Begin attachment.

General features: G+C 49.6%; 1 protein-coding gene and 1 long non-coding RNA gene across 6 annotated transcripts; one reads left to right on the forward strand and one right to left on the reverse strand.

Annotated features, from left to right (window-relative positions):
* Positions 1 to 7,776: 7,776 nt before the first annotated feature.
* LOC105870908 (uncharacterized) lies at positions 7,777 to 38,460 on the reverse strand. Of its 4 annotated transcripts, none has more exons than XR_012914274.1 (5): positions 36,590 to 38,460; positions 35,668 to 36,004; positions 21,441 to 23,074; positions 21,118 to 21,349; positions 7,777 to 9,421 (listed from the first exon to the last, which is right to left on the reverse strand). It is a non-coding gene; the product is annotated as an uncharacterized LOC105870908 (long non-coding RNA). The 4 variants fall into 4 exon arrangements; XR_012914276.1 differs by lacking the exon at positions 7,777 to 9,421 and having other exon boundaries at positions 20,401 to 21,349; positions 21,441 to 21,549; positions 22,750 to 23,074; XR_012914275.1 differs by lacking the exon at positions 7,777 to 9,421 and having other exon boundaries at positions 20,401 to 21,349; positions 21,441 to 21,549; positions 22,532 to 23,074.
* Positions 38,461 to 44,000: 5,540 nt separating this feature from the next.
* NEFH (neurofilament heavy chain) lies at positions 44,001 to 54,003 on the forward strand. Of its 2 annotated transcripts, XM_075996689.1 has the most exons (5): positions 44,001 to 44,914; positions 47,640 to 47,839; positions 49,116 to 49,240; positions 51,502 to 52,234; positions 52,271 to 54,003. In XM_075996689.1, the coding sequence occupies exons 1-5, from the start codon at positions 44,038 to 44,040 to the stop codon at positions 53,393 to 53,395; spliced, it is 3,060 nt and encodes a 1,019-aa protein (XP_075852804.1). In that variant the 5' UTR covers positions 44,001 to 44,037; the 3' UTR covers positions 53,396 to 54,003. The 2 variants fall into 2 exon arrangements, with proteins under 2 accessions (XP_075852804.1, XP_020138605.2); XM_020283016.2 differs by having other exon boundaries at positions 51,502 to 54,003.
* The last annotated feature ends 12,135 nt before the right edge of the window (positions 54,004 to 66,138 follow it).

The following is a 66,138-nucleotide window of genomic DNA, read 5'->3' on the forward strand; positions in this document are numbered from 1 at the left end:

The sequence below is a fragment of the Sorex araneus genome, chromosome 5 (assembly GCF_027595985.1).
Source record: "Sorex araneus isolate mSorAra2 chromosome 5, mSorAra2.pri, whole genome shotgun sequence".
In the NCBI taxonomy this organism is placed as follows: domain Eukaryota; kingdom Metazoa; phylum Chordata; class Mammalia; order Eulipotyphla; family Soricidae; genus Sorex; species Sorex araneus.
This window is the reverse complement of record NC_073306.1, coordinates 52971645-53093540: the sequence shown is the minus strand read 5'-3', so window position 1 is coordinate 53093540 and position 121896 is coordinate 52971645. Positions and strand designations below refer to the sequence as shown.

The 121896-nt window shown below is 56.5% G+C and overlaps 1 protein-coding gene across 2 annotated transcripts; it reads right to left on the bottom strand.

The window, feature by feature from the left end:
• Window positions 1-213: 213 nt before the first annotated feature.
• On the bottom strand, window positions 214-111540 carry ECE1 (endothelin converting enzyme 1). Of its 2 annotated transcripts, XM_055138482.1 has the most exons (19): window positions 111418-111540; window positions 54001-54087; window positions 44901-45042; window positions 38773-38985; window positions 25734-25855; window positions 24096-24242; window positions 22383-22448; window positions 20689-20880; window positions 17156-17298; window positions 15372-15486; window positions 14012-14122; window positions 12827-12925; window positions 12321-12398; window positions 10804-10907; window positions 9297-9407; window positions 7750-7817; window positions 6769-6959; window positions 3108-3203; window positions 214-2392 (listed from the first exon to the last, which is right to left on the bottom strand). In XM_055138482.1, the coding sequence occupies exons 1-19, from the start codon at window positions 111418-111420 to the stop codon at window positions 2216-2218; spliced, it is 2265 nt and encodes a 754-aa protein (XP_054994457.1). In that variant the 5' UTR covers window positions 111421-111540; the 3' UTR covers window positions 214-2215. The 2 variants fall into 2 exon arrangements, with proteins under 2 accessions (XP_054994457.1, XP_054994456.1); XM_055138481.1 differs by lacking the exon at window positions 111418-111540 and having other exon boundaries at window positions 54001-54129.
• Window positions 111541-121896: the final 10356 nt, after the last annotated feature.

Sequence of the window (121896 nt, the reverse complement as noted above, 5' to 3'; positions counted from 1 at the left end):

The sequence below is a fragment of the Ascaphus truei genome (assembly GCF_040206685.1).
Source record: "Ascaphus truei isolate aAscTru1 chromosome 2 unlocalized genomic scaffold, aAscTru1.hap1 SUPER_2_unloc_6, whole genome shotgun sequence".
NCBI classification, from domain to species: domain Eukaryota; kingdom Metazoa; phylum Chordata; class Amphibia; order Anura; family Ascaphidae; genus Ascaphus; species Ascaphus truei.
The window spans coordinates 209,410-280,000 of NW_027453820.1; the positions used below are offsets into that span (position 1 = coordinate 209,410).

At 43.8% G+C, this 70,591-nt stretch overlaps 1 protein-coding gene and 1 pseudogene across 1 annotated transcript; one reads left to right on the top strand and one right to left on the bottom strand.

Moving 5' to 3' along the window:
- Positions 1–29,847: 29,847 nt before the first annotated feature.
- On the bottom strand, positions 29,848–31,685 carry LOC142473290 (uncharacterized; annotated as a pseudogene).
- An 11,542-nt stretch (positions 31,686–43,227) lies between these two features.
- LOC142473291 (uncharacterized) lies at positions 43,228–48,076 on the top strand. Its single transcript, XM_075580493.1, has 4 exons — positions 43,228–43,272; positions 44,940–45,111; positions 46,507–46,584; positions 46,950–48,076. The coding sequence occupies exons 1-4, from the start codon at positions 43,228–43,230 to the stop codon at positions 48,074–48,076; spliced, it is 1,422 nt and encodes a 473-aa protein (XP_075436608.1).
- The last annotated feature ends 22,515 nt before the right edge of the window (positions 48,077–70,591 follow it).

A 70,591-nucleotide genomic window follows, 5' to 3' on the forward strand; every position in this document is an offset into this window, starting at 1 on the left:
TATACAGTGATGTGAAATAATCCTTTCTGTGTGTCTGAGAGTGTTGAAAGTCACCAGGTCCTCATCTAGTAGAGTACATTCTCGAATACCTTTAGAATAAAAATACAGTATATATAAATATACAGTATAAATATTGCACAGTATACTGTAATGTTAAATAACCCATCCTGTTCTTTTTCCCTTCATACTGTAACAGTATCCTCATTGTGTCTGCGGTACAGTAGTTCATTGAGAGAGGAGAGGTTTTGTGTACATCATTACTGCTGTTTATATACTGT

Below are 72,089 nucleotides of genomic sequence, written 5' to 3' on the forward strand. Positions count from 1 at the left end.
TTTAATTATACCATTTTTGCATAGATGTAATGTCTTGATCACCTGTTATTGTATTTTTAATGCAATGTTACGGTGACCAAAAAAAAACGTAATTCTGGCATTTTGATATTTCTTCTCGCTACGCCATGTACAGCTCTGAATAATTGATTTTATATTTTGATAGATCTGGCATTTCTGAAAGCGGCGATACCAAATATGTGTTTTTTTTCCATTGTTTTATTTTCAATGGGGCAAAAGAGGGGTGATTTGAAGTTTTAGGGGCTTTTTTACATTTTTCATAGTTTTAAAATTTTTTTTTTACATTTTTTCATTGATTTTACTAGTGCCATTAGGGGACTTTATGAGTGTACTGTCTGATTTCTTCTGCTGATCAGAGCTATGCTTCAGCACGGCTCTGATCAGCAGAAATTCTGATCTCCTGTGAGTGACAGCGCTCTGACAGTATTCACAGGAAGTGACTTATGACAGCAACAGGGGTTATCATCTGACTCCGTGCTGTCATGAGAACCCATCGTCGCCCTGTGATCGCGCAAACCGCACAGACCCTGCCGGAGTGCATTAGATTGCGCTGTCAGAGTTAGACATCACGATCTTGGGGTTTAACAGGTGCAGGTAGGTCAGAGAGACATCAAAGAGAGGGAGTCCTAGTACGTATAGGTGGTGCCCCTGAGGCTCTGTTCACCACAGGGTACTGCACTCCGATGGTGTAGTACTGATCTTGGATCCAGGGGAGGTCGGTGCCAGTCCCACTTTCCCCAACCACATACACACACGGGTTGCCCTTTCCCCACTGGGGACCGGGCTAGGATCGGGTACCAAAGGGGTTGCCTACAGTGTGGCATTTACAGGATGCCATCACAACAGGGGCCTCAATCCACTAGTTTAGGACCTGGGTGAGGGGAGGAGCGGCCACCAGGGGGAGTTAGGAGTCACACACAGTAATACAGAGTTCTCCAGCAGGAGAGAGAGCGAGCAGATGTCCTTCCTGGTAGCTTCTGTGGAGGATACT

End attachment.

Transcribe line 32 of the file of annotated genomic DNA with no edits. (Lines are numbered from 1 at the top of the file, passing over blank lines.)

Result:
Below are 72,089 nucleotides of genomic sequence, written 5' to 3' on the forward strand. Positions count from 1 at the left end.